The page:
Since about a month now, ocean water is disappearing from beaches along the Atlantic coast of Uruguay, Brazil, and more recently in the Bahamas and Florida.
So why is the water so dramatically receding? What are the forces behind this once in a lifetime and anomalous tidal event? Why huge storms and especially Hurricane Irma drained shorelines?
Hurricane Irma was the most powerful storm to hit the Atlantic. And what makes it a totally unprecedented storm is that it changed the shape of the ocean.
Before making landfall in Florida on Sunday, the most powerful Atlantic hurricane on record sucked water inward away from shorelines, leaving bays along the Gulf Coast practically dry. That depleted canals, grounded boats, and, in Florida’s Sarasota Bay, stranded manatees in knee-high mud.
Videos and photos went viral of water receding as far as the eye could see, from shorelines in the Bahamas up through Florida’s west coast like below in Charlotte Harbor:
In Tampa Bay, it receded so much, dogs were able to run on places that would normally be under feet-deep water.
— Tim Scheu (@scheuster) September 10, 2017
But meteorologists warned the water would return after Irma’s eye passed through. The wind direction will shift to onshore, causing water levels along the southwest coast of Florida to rapidly rise in a matter of minutes. Life-threatening storm surge inundation of 10 to 15 feet above ground level indeed occurred in this area.
What caused this strange tidal phenomenon?
A combination of Irma’s strength and positioning caused the water to recede so much. Storm surge is where strong winds are pushing the water towards the shore. But you can imagine that same force is pushing water away from the shoreline. If the wind is blowing offshore, it blows water away from land.
The reason Irma left shorelines so bare was because as its robust low-pressure center approached places like the Bahamas on Friday and Saturday, and Tampa and the rest of the Gulf Coast on Sunday, its record-smashing strong winds were blowing from northeast to southwest — which happens to be the same position as the bay.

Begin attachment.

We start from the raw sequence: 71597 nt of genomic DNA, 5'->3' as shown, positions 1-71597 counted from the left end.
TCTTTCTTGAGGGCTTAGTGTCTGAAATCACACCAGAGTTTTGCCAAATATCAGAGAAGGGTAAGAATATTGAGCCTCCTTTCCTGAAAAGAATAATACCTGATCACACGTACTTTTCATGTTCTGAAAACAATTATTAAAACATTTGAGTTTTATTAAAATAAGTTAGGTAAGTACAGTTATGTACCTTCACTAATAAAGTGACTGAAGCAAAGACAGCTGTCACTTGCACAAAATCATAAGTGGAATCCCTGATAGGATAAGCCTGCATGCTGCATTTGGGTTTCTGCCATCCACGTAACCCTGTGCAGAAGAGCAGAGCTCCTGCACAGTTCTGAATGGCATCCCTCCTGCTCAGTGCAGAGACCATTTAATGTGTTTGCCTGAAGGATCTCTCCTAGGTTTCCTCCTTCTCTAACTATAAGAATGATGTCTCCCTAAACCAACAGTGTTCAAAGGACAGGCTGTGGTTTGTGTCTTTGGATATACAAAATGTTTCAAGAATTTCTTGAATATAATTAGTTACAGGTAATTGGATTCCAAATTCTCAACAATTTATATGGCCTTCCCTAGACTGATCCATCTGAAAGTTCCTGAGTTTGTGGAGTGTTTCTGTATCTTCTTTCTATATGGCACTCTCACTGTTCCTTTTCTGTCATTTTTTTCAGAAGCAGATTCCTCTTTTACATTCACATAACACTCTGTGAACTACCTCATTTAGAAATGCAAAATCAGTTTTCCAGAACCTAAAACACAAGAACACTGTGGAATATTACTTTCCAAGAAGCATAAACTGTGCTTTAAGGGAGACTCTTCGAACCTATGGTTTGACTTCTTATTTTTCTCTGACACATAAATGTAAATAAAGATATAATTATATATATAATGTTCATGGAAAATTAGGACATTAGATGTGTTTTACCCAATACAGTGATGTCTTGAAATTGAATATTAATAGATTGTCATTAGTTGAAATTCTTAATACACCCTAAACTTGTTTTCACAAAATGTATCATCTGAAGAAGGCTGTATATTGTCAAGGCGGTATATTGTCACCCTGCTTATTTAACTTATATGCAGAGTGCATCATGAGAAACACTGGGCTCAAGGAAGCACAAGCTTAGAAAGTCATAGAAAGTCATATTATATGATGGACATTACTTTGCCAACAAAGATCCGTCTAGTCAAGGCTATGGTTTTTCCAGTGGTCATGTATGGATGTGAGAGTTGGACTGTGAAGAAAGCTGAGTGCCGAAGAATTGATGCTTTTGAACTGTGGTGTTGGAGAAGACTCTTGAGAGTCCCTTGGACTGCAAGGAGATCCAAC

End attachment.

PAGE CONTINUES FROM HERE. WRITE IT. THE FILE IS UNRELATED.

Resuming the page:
Here in Long Island, Bahamas:
— #ForeverFlourish (@Kaydi_K) September 9, 2017
What is unique in this case is the shore is on a parallel track, so you have the track along the west coast of Florida. The same effect wasn’t seen in Harvey, which devastated parts of Texas earlier this month, because that storm went in on a perpendicular track, he said.
How rare is this anomalous water receding?
This has happened before, most notably on Long Island, New York, during Superstorm Sandy. But it doesn’t usually affect such a large area. This phenomenon is not unique, except it will be felt much more strongly, much more obviously, when you have a storm this size.
Moreover, the timing of the tide made the phenomenon even more extreme. Before the eye made landfall, the winds were blowing so hard offshore at the exact same time of low tide. People saw low water levels that they’ve never seen before on the west coast of Florida.
Comparison to tsunami?
While it looks similar to what happens when an earthquake causes water to recede before a tsunami, it’s not the same thing. A tsunami is not caused by wind. That is purely dynamics. The hurricane-related water retreat is mostly caused by the winds.
Will the water return?
Yes. It already has in many of Florida’s shorelines. And all over South America. Once the storm has moved, the water moves back in where Irma has already passed. The westerly flow brings it back almost immediately with some flash floodings in some areas.
So when water recedes, get under cover, fly away, a flash flood or tsunami could swept you out of this world.